The following is an excerpt from the February issue of National Geographic magazine:
It's hard to believe that a national monument girded by towering cliffs -- their color burning through the spectrum as the day advances -- could be so little known. Yet few people have heard of this place. One reason is that Vermilion Cliffs National Monument is upstaged by its neighbors, which include some of the most famous national parks and monuments in the US: Grand Canyon, Zion, Bryce Canyon, and more.
Another reason is the ruggedness of the terrain. Though located only a few miles from Lake Powell, the 300,000 acres encompassed by the monument are no place for the fainthearted or unprepared.
"Exit the car, enter the food chain," quipped one official with the Bureau of Land Management, which administers the monument.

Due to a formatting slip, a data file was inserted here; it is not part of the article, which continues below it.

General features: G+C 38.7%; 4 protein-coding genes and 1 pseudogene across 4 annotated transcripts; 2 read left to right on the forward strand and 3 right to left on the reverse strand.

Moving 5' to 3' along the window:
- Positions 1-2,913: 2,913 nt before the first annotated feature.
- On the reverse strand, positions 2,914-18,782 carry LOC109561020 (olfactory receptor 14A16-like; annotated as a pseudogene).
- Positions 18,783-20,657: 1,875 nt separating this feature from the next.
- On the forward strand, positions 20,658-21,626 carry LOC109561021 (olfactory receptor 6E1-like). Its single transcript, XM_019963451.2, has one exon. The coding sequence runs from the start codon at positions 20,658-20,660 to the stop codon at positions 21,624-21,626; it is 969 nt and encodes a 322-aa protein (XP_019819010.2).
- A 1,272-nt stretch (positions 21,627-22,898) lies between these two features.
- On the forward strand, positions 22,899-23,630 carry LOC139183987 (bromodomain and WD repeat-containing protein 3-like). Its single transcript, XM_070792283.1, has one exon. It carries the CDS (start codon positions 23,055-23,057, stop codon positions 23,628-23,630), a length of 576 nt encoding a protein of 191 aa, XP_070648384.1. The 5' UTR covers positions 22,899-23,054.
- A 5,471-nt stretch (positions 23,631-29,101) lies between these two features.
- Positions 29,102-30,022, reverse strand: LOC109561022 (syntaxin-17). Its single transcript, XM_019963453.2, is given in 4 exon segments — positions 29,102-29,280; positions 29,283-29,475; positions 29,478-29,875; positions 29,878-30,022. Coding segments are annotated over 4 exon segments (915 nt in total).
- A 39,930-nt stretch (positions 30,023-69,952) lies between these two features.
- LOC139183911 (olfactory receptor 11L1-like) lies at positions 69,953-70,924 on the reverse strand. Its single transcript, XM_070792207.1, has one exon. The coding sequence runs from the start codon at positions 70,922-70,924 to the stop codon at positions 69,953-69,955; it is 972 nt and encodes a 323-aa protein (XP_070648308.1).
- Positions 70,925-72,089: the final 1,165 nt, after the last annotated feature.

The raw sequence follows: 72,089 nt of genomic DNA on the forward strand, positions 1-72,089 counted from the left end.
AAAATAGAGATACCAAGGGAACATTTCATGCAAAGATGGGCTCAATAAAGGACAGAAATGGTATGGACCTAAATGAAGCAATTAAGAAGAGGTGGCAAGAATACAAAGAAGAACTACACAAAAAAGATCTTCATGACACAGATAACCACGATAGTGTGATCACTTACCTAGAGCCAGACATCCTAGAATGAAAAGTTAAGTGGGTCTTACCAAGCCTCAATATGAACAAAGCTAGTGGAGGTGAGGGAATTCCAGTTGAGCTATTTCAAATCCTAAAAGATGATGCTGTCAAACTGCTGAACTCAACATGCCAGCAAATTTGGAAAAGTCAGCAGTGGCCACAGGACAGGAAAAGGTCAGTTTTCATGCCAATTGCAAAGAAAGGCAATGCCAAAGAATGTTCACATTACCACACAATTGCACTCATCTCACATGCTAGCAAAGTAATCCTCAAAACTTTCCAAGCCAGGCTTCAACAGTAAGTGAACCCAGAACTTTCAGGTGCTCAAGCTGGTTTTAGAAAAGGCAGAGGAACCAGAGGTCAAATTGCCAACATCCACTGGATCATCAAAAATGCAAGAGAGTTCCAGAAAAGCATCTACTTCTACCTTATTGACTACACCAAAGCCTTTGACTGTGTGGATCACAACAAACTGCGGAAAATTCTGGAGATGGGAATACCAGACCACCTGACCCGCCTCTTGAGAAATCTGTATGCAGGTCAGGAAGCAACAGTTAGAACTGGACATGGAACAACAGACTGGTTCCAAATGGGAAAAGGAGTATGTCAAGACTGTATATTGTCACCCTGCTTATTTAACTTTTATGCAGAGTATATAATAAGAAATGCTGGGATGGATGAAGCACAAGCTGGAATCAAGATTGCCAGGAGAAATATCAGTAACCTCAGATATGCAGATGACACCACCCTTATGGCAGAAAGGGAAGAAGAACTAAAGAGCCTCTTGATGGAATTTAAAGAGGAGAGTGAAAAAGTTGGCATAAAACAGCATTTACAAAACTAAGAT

The predators here are sun, heat, thirst, ignorance, isolation and rattlesnakes, not necessarily in that order. There are almost no marked trails, only a few signposts and none of the assurances, warnings, or rangers found in national parks. Here your cell phone doesn't work, you camp where you can, and the only water is what you carry.
Read the full article in the February 2012 issue of National Geographic, available on newsstands now.
All photos ©Richard Barnes/National Geographic.
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